There’s much more along these lines in the article. Those of you with strong stomachs should click through and read it. I’ll just warn you that the policy process in Trumpville looks nothing like the one I’ve been teaching for twenty years.

As for me–I’m just going to go throw up now.


About That Opioid Epidemic

Credit where credit is due: Medical science and pharmacology have been nothing short of miraculous over the past century. People live longer and healthier lives as a result of breakthroughs in our understanding of how the body works, and how it responds to medications.

But we are also beginning to see some troubling consequences of our reliance on “miracle” drugs. Scientists warn of an emerging resistance to penicillin and other antibiotics, and blame their overuse. And then there is the opioid epidemic, which is yet another example of the problems that emerge when drug use and policy are dictated by the profit motive rather than by medical science and the Hippocratic Oath’s dictum “First, Do No Harm.”

AP and the Center for Public Integrity recently released a study detailing the effects of Big Pharma lobbying on opioid use and abuse. It should give us pause.

Key findings from the reporting:

 Drug companies and allied advocates spent more than $880 million on lobbying and political contributions at the state and federal level over the past decade; by comparison, a handful of groups advocating for opioid limits spent $4 million. The money covered a range of political activities important to the drug industry, including legislation and regulations related to opioids.

The opioid industry and its allies contributed to roughly 7,100 candidates for state-level offices, with the largest amounts going to governors and the lawmakers who control legislative agendas, such as house speakers, senate presidents and health committee chairs.

The drug companies and allied groups have an army of lobbyists averaging 1,350 per year, covering all 50 state capitals.

The opioid lobby’s political spending adds up to more than eight times what the formidable gun lobby recorded for political activities during the same period.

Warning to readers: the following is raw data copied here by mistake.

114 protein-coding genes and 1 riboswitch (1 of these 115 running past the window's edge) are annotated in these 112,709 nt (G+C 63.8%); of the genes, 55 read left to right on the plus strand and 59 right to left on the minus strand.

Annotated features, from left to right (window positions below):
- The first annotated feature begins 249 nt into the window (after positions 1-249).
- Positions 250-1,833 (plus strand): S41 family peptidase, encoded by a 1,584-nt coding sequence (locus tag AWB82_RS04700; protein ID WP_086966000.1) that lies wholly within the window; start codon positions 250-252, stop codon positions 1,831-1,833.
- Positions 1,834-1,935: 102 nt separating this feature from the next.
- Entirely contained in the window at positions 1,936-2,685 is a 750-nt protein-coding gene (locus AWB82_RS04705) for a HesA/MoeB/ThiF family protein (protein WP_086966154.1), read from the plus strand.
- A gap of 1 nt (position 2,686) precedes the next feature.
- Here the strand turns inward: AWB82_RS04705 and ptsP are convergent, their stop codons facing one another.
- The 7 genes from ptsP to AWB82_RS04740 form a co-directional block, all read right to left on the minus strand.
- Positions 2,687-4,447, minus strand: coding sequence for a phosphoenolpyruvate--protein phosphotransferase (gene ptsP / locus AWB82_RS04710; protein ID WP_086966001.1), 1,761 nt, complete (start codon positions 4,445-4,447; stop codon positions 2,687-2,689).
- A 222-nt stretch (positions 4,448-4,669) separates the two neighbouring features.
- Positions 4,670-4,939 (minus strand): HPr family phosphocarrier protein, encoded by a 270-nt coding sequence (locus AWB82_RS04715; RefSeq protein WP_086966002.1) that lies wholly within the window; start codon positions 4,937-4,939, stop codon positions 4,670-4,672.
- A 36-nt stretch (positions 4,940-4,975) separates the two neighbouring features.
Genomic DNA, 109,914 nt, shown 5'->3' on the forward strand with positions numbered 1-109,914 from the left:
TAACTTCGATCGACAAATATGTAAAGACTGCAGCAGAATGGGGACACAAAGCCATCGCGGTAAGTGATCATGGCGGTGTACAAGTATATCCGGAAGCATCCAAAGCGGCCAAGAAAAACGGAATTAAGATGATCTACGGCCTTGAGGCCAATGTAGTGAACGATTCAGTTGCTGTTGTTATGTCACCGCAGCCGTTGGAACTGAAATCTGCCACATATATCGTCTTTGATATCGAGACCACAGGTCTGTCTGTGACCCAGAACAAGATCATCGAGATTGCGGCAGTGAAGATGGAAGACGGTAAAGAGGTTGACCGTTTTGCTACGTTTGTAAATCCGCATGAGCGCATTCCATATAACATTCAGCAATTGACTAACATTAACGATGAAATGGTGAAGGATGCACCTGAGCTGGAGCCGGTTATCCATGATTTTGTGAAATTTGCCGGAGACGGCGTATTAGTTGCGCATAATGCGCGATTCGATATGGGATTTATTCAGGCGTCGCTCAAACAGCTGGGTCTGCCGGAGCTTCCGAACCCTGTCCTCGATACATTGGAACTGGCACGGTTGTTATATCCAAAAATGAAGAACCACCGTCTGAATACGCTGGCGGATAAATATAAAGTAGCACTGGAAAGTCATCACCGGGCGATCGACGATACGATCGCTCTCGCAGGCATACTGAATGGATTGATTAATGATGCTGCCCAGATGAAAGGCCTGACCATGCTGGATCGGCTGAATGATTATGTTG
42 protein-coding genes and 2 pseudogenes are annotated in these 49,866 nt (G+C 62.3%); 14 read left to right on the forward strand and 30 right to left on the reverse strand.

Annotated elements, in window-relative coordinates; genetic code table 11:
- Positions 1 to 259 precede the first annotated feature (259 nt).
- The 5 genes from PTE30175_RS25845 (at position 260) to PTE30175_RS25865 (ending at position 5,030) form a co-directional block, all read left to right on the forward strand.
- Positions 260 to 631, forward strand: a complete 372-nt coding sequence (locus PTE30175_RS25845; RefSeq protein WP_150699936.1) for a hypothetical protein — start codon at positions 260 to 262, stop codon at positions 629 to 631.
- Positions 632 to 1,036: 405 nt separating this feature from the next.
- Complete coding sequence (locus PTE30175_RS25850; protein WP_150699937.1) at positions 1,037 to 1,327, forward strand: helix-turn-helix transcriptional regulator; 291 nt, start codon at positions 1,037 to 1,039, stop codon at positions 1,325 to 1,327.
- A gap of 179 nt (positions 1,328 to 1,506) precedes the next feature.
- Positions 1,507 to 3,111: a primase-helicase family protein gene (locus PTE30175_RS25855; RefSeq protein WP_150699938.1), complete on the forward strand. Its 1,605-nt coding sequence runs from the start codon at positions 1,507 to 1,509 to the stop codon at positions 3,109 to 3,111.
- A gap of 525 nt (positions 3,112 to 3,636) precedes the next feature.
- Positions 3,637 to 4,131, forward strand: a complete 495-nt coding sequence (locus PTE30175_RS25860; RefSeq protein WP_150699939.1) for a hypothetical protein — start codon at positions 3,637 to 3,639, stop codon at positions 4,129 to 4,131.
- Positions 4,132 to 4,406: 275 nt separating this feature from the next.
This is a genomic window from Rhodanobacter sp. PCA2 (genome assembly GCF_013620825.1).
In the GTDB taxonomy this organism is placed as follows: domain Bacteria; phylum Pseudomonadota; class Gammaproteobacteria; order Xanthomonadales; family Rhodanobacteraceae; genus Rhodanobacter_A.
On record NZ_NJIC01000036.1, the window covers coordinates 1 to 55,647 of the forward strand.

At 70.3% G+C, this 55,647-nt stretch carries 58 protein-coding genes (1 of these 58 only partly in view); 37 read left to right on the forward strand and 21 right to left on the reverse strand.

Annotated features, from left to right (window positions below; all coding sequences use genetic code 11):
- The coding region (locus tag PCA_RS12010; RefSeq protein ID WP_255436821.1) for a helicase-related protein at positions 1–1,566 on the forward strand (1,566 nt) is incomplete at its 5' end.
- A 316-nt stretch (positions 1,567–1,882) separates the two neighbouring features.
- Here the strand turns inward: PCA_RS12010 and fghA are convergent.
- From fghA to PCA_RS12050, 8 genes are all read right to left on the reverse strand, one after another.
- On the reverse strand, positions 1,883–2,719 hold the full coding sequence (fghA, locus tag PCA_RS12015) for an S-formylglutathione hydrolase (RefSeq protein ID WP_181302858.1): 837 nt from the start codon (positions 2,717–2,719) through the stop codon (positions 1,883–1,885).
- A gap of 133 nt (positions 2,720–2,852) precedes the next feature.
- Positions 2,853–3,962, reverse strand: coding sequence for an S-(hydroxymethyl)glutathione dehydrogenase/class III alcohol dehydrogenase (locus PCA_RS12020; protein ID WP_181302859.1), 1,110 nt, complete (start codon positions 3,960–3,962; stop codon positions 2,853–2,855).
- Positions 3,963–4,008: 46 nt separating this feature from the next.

There’s much more.

I know I’m beating a dead horse (what, no medical interventions for the horse?), but there are economic arenas where markets work beautifully, and there are arenas where they don’t. Health care falls in the latter category. “Buying” health care is not equivalent to buying a car or a stove or other consumer good. The parties to the transaction do not possess equivalent information, and the “buyer” needing immediate care is rarely in any shape to go comparison shopping in any event.

The opioid epidemic is just one more example (in a very long list) of what happens when we insist on maintaining markets and encouraging the profit motive in a sector where informational and power asymmetries make genuine competition impossible.

Perhaps–if this election gives us a sane President and legislature–we can begin to correct the situation, by revisiting both the prohibition on government’s ability to negotiate drug prices, and the inclusion of a public option in the Affordable Care Act.

And someday–no doubt after I’m long dead–we might stop letting lobbyists make health policy, get Medicare for All or its equivalent, and join the majority of countries that have recognized that access to health care and lifesaving drugs should not be treated as  profit-generating consumer commodities.

Why Prisons Should Never Be Privatized

There are some things that government–not the private sector–simply must do.

As I have written many times before, whether it makes sense to “contract out” the provision of government services is not an either-or question. The decision will depend upon a number of considerations: is this a core government responsibility? is it important to maintain institutional competence? does the government agency have the ability to adequately monitor contractors?

And especially–what are the negative consequences we might anticipate from a decision to grant governmental authority to private, for-profit enterprises?

The Justice Policy Institute has just released a report confirming a major concern voiced by critics of private prisons: the likelihood that those who profit from incarceration will lobby for harsher criminal justice penalties and seek to derail needed justice system reforms.